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MOT 1450

Pratap Thapa
Word Count: 3002

4181441
8/13/2012

Delay in Melamchi Water Supply Project in Nepal

MOT1450

Introduction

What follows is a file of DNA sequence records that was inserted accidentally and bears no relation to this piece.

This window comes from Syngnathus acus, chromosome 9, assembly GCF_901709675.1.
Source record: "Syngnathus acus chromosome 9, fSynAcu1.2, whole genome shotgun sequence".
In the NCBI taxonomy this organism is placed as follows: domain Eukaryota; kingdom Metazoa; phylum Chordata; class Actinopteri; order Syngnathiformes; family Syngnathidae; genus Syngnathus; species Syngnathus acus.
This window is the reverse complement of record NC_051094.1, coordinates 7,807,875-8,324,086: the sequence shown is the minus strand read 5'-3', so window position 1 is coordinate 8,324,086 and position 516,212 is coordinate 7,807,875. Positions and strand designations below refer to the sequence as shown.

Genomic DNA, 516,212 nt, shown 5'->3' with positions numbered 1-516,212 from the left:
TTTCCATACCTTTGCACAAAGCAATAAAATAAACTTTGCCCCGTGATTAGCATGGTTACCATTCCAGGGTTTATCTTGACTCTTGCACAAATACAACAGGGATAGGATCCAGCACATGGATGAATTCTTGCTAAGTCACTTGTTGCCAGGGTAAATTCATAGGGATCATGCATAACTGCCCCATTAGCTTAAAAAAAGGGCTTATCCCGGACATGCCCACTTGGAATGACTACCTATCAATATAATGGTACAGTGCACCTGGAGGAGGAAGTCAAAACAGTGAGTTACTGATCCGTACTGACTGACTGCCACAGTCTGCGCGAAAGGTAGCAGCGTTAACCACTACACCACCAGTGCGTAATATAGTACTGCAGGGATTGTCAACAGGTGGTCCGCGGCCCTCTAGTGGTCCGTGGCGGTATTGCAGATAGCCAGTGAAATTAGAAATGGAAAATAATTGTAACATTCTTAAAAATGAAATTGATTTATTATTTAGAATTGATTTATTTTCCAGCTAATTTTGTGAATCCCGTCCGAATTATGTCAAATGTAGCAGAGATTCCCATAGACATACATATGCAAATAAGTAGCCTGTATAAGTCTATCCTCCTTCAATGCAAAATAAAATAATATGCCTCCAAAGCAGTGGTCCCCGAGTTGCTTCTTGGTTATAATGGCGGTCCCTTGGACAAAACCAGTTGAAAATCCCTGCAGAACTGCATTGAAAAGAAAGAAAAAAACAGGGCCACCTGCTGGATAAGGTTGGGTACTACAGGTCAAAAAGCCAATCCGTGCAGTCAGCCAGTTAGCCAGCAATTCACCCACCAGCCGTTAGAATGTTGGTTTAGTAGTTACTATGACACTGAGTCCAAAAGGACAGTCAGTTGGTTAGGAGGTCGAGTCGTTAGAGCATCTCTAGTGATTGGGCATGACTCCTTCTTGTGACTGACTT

The Melamchi Water Supply Project is the largest drinking water supply project of Nepal and also the longest as the project is still struggling to proceed smoothly, 14 years after the government of Nepal decided to carry out the project was taken in 1998 (MWSP, 2006). The $474 million water supply project targeted to meet the increasing demand of drinking water in the capital city of Kathmandu valley was proposed to solve the long standing drinking water shortage in the city (MWSP, 2006). The execution of the much-hyped project has mired with controversies from political and local level delaying the project significantly from originally planned schedule to complete in 2006 (eKantipur, 2010). The project is co-funded by loan from donor agencies, development grants and government of Nepal (MWSP, 2006). The decision government of Nepal faced, whether or not to build the Melamchi water supply project, had an underlying problem of wicked nature as characterized by Rittel and Webber ( 1973). Firstly, there is no true or false solution to the water supply problem, several alternative possible solutions can be good or bad when measured from different criteria. Secondly, the problem of decision about Melamchi project is a symptom of other problems. The actual problem can be argued as inefficient operation of Nepal Waters Supply Corporation (NWSP), unplanned urbanization, growing population, political instability or poor economy of the country forcing it to take loan from donor organizations. Finally, the problem is essentially unique as the set of stakeholders involved, the political circumstances and the scale of the project are different from other similar infrastructure projects. This paper will focus on the decision making process of Melamchi Project that has occurred after announcing the initiation in 1998. Even though drinking water supply has remained one of the top priorities of the government and there should in principle be no opposition about it, the Melamchi project has not been able to progress in a planned way and is severely delayed. Thus, this paper addresses the following research question: What factors caused the delay in the decision making process of Melamchi Water Supply Project? This paper will answer the research question by analyzing the decision making process by applying the Rounds Model developed by Teisman (Teisman, 2000). The paper is organized in the following manner. In the following section, the Rounds Model is introduced. The third section of the paper is the analysis section. In this section the decision making process of the case is described by illustrating its main events. The stakeholders involved in the decision making process are identified and their goals, interests and power are also analyzed in this section. The case is then analyzed using rounds model and the insights are explained. The fourth section of the paper concludes the earlier sections and provides answer to the research 2